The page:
Pollack, Lydia

Pollack collection of ocean liner ephemera, 1935–1967.
2 boxes (0.75 linear feet).
Abstract

The Pollack collection of ocean liner ephemera (1935-1967) consists of menus, brochures, postcards, souvenir programs, deck plans, ship passenger lists, ocean liner newspapers, newspaper clippings, and luggage stamps from numerous ocean liners. The collection documents the many travels of Robert L. and Lydia A. Pollack on ocean liners including the French Lines, the Cunard Line, and the United States Lines.

About Lydia Pollack

Robert L. and Lydia A. Pollack traveled extensively on ocean liners during the 1940s through the 1960s. Robert L. Pollack met Lydia Aureli at the original International House which was located at 3905 Spruce Street while she was a student majoring in art and interior design at the Museum College of Art and he was majoring in chemistry at the Philadelphia College of Pharmacy and Science. After marrying, they were the parents of Janine and Linda Pollack.

The Pollacks traveled mainly on the French Lines, the Cunard Line, and the United States Lines. Some of the ships on which they sailed were the S.S. Flandre, the S.S. France, the S.S. Ile de France, the RMS Queen Elizabeth, the M.V. Georgic, the RMS Caronia, the John Ericcson, the S.S. United States, and the S.S. America.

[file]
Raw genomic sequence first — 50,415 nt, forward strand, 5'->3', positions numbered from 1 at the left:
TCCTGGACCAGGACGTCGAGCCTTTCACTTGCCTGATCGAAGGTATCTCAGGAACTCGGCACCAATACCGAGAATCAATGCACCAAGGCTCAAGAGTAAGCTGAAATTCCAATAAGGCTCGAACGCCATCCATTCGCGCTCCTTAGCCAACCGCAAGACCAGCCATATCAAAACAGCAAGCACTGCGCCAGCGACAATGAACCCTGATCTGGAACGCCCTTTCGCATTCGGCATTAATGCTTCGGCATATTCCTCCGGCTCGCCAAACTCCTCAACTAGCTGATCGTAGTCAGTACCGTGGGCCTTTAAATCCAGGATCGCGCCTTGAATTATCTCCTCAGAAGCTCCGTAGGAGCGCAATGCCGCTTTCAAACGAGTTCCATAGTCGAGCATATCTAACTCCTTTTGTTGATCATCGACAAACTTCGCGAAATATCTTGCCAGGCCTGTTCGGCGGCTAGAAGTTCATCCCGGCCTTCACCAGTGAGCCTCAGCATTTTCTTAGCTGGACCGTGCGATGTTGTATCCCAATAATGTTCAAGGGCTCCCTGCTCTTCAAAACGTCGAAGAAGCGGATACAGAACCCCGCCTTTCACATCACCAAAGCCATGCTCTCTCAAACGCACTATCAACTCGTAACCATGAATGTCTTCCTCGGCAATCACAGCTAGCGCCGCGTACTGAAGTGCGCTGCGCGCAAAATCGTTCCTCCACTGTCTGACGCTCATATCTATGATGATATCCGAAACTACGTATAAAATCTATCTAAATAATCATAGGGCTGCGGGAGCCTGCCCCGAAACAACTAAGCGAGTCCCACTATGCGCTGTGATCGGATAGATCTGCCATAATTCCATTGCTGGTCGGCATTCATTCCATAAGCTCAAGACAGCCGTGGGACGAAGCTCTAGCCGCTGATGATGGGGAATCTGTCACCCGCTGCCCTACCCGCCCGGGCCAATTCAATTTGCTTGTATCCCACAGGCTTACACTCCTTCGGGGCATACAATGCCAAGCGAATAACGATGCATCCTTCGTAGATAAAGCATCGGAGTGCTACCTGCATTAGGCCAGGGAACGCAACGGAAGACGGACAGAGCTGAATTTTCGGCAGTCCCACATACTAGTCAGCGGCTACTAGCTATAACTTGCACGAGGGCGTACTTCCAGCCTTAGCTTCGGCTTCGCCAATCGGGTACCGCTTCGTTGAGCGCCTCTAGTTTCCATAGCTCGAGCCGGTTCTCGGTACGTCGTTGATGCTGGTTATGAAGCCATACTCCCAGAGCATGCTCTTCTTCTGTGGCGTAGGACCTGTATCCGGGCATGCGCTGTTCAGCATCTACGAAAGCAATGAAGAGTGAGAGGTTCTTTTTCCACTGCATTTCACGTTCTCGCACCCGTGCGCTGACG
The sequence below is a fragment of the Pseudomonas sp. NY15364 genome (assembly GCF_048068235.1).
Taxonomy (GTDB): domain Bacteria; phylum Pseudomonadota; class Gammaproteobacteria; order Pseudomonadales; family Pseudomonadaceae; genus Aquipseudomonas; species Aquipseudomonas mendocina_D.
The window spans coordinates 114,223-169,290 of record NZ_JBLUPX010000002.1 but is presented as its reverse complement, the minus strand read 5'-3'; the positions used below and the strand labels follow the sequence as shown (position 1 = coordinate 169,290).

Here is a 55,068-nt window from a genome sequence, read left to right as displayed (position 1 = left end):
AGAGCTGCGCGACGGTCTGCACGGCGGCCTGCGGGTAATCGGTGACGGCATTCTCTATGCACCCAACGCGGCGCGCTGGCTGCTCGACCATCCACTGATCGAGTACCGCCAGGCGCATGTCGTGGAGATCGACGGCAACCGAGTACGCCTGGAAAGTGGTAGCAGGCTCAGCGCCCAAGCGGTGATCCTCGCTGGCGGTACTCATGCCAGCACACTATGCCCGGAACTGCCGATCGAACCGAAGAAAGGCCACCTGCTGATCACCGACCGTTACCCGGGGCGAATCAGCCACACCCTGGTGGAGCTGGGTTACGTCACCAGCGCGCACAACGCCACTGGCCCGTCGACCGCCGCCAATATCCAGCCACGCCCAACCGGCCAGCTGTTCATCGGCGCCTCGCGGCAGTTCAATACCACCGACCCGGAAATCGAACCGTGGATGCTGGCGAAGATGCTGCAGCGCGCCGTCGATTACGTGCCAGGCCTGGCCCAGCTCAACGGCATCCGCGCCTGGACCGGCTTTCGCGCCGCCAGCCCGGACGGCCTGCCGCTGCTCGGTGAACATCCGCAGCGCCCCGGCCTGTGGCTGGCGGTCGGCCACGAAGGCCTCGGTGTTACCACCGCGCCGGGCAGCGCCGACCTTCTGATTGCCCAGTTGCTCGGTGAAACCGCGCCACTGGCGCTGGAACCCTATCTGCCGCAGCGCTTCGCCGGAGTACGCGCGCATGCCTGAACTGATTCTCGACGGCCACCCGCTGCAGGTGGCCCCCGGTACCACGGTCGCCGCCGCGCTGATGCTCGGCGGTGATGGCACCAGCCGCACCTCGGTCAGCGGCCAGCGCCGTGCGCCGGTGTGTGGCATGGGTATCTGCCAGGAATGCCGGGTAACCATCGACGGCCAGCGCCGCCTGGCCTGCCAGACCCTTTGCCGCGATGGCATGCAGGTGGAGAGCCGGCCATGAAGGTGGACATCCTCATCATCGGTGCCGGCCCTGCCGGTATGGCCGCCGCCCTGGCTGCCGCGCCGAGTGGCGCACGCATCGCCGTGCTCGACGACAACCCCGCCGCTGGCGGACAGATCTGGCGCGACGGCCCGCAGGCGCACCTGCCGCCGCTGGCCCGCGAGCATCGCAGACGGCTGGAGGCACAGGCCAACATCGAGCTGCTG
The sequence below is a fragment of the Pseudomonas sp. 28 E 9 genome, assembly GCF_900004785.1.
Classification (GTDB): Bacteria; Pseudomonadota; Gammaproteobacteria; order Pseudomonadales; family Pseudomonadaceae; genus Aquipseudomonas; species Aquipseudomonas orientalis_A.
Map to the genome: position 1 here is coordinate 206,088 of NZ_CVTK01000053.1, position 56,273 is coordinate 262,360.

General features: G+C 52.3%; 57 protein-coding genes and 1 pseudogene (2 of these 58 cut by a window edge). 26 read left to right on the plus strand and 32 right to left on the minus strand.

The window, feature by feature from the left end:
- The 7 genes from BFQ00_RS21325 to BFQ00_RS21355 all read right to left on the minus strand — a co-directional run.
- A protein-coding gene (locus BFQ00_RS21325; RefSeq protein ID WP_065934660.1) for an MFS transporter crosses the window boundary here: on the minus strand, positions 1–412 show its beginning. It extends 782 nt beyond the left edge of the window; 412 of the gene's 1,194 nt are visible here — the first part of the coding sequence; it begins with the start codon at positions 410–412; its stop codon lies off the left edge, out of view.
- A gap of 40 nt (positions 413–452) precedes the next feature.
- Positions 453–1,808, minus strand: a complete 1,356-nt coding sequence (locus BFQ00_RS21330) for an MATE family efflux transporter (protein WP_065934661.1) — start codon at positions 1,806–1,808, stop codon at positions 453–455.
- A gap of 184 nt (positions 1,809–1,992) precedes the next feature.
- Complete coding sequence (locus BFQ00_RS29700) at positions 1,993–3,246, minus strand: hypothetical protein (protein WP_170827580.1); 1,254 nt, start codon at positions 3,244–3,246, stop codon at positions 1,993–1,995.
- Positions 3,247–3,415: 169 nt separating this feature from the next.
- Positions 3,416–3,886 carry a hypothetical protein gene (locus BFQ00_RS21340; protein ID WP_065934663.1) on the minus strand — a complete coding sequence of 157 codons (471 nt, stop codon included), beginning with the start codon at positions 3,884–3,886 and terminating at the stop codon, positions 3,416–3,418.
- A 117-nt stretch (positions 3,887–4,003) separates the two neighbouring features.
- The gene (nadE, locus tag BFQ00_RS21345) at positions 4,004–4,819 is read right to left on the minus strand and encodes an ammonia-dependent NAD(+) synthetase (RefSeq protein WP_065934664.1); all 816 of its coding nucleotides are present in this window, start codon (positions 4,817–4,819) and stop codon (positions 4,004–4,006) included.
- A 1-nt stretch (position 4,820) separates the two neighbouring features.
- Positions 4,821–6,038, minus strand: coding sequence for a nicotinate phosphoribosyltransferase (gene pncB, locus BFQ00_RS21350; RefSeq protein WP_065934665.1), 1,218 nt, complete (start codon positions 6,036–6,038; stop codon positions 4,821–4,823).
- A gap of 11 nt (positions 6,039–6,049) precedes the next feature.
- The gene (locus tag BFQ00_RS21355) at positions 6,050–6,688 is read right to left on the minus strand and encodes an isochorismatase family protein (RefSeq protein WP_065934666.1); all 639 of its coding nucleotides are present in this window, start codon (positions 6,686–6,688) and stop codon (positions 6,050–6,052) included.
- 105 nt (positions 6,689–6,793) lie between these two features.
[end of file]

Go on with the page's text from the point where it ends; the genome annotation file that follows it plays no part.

The Cunard Line was established in 1839 by Samuel Cunard as the British and North American Steam Packet Company to carry the Royal Mail to Canada and the United States. Famous ships of the early Cunard Line include the Lusitania, the Mauretania, and the Carpathia, which recovered survivors from the Titanic. In 1922, the first ever World Cruise ship Laconia was launched, and in the 1930s, the Queen Mary, the Queen Elizabeth and the Mauretania (2) were launched. By the 1950s, the Cunard line carried “one third of all passengers crossing the Atlantic,” (Cunard Line). The Queen Elizabeth 2 was launched and made her maiden voyage during the 1960s. In 1971, the Cunard Steamship Company was taken over by Trafalger House PLC which was acquired by Kvaerner/ASA in 1996. In 1998, Cunard was purchased from Kvaerner by a Carnival Corporation consortium and is currently a member of World’s Leading Cruise Lines.

The French Lines included the Compagnie Générale Transatlantique, which was incorporated in 1855 as the Compagnie Générale Maritime by brothers Emile and Isaac Pereire. In 1861, the name was changed to Compagnie Générale Transatlantique and the location was established at Penhoët, near Saint-Nazaire in France. From 1897 to 1904, facing strong European competition the Companie Générale Transatlantique struggled to stay in business, and changed its focus from speed to quality of service. During World War I, the Line participated in the war effort by the “transformation of vessels into warships, hospital vessels and troopships,” (French Lines) and lost approximately one third of its fleet. World War II again brought about a change in operation and more than a third of the Line’s staff was drafted and the fleet was either chartered or requisitioned. The liner Flanders, at sea from 1952 to 1968, was intended for the West Indies Line, but was instead assigned to the New York Line. The liner France was active from 1962 to 1977, when the Compangie Générale Transatlantique and the Compagnie des Messageries Maritimes merged into a new company named Compagnie Générale Maritime.